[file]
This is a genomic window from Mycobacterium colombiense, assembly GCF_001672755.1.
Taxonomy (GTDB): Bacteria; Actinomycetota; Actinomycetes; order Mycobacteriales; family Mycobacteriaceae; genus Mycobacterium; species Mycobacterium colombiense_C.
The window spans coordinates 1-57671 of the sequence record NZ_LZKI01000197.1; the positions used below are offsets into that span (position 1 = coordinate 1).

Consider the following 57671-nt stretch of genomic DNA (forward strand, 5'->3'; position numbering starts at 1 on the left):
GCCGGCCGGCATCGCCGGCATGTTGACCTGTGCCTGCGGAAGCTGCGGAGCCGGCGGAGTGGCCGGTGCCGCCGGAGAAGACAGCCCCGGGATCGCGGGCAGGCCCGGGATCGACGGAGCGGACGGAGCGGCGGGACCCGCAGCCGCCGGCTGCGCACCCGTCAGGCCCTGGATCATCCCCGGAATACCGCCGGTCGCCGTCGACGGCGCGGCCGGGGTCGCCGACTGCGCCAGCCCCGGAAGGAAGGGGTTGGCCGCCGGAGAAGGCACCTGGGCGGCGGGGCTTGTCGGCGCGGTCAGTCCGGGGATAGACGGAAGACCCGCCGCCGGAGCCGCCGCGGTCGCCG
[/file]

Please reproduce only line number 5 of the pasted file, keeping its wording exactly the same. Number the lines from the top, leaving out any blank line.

GCCGGCCGGCATCGCCGGCATGTTGACCTGTGCCTGCGGAAGCTGCGGAGCCGGCGGAGTGGCCGGTGCCGCCGGAGAAGACAGCCCCGGGATCGCGGGCAGGCCCGGGATCGACGGAGCGGACGGAGCGGCGGGACCCGCAGCCGCCGGCTGCGCACCCGTCAGGCCCTGGATCATCCCCGGAATACCGCCGGTCGCCGTCGACGGCGCGGCCGGGGTCGCCGACTGCGCCAGCCCCGGAAGGAAGGGGTTGGCCGCCGGAGAAGGCACCTGGGCGGCGGGGCTTGTCGGCGCGGTCAGTCCGGGGATAGACGGAAGACCCGCCGCCGGAGCCGCCGCGGTCGCCG